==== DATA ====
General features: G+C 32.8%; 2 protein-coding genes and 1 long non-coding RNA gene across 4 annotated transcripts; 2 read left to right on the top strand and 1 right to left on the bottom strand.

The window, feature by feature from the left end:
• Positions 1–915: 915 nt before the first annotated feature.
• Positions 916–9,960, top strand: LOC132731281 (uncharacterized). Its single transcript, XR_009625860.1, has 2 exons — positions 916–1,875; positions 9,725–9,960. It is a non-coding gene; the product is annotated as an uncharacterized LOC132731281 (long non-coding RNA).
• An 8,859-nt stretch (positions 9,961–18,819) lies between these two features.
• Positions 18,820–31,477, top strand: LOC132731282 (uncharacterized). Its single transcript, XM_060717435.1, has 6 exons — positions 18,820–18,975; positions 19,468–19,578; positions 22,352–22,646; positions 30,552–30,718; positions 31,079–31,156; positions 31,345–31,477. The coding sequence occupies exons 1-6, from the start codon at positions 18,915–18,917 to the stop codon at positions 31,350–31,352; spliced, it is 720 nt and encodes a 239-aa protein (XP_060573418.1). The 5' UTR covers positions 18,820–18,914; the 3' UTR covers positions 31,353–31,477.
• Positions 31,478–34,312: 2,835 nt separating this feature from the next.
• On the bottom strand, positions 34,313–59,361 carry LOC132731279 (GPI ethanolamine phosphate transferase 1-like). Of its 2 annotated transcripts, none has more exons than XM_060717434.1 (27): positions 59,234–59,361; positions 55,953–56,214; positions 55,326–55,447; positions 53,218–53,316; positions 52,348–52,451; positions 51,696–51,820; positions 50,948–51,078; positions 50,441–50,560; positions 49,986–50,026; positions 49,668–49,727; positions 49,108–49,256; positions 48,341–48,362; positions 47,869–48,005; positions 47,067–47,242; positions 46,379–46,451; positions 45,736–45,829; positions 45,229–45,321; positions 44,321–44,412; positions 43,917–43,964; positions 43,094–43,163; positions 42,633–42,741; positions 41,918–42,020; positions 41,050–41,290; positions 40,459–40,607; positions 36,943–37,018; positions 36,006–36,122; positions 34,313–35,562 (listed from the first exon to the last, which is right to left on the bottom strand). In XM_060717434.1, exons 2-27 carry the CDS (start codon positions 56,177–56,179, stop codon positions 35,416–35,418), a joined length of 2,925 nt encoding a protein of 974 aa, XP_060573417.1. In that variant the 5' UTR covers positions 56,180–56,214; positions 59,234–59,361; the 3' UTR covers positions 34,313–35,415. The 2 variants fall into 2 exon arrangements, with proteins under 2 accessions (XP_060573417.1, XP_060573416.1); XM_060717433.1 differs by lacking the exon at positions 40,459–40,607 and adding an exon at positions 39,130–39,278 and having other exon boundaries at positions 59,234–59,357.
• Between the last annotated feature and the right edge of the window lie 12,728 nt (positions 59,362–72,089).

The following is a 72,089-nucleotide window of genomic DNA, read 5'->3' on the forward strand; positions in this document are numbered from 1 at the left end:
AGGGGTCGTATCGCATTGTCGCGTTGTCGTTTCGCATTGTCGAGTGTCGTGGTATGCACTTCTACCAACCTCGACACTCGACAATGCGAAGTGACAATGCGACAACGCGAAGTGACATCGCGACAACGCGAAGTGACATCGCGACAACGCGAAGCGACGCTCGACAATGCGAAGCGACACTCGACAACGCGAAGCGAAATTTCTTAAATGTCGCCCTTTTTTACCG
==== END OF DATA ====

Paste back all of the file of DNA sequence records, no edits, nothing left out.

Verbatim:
General features: G+C 32.8%; 2 protein-coding genes and 1 long non-coding RNA gene across 4 annotated transcripts; 2 read left to right on the top strand and 1 right to left on the bottom strand.

The window, feature by feature from the left end:
• Positions 1–915: 915 nt before the first annotated feature.
• Positions 916–9,960, top strand: LOC132731281 (uncharacterized). Its single transcript, XR_009625860.1, has 2 exons — positions 916–1,875; positions 9,725–9,960. It is a non-coding gene; the product is annotated as an uncharacterized LOC132731281 (long non-coding RNA).
• An 8,859-nt stretch (positions 9,961–18,819) lies between these two features.
• Positions 18,820–31,477, top strand: LOC132731282 (uncharacterized). Its single transcript, XM_060717435.1, has 6 exons — positions 18,820–18,975; positions 19,468–19,578; positions 22,352–22,646; positions 30,552–30,718; positions 31,079–31,156; positions 31,345–31,477. The coding sequence occupies exons 1-6, from the start codon at positions 18,915–18,917 to the stop codon at positions 31,350–31,352; spliced, it is 720 nt and encodes a 239-aa protein (XP_060573418.1). The 5' UTR covers positions 18,820–18,914; the 3' UTR covers positions 31,353–31,477.
• Positions 31,478–34,312: 2,835 nt separating this feature from the next.
• On the bottom strand, positions 34,313–59,361 carry LOC132731279 (GPI ethanolamine phosphate transferase 1-like). Of its 2 annotated transcripts, none has more exons than XM_060717434.1 (27): positions 59,234–59,361; positions 55,953–56,214; positions 55,326–55,447; positions 53,218–53,316; positions 52,348–52,451; positions 51,696–51,820; positions 50,948–51,078; positions 50,441–50,560; positions 49,986–50,026; positions 49,668–49,727; positions 49,108–49,256; positions 48,341–48,362; positions 47,869–48,005; positions 47,067–47,242; positions 46,379–46,451; positions 45,736–45,829; positions 45,229–45,321; positions 44,321–44,412; positions 43,917–43,964; positions 43,094–43,163; positions 42,633–42,741; positions 41,918–42,020; positions 41,050–41,290; positions 40,459–40,607; positions 36,943–37,018; positions 36,006–36,122; positions 34,313–35,562 (listed from the first exon to the last, which is right to left on the bottom strand). In XM_060717434.1, exons 2-27 carry the CDS (start codon positions 56,177–56,179, stop codon positions 35,416–35,418), a joined length of 2,925 nt encoding a protein of 974 aa, XP_060573417.1. In that variant the 5' UTR covers positions 56,180–56,214; positions 59,234–59,361; the 3' UTR covers positions 34,313–35,415. The 2 variants fall into 2 exon arrangements, with proteins under 2 accessions (XP_060573417.1, XP_060573416.1); XM_060717433.1 differs by lacking the exon at positions 40,459–40,607 and adding an exon at positions 39,130–39,278 and having other exon boundaries at positions 59,234–59,357.
• Between the last annotated feature and the right edge of the window lie 12,728 nt (positions 59,362–72,089).

The following is a 72,089-nucleotide window of genomic DNA, read 5'->3' on the forward strand; positions in this document are numbered from 1 at the left end:
AGGGGTCGTATCGCATTGTCGCGTTGTCGTTTCGCATTGTCGAGTGTCGTGGTATGCACTTCTACCAACCTCGACACTCGACAATGCGAAGTGACAATGCGACAACGCGAAGTGACATCGCGACAACGCGAAGTGACATCGCGACAACGCGAAGCGACGCTCGACAATGCGAAGCGACACTCGACAACGCGAAGCGAAATTTCTTAAATGTCGCCCTTTTTTACCG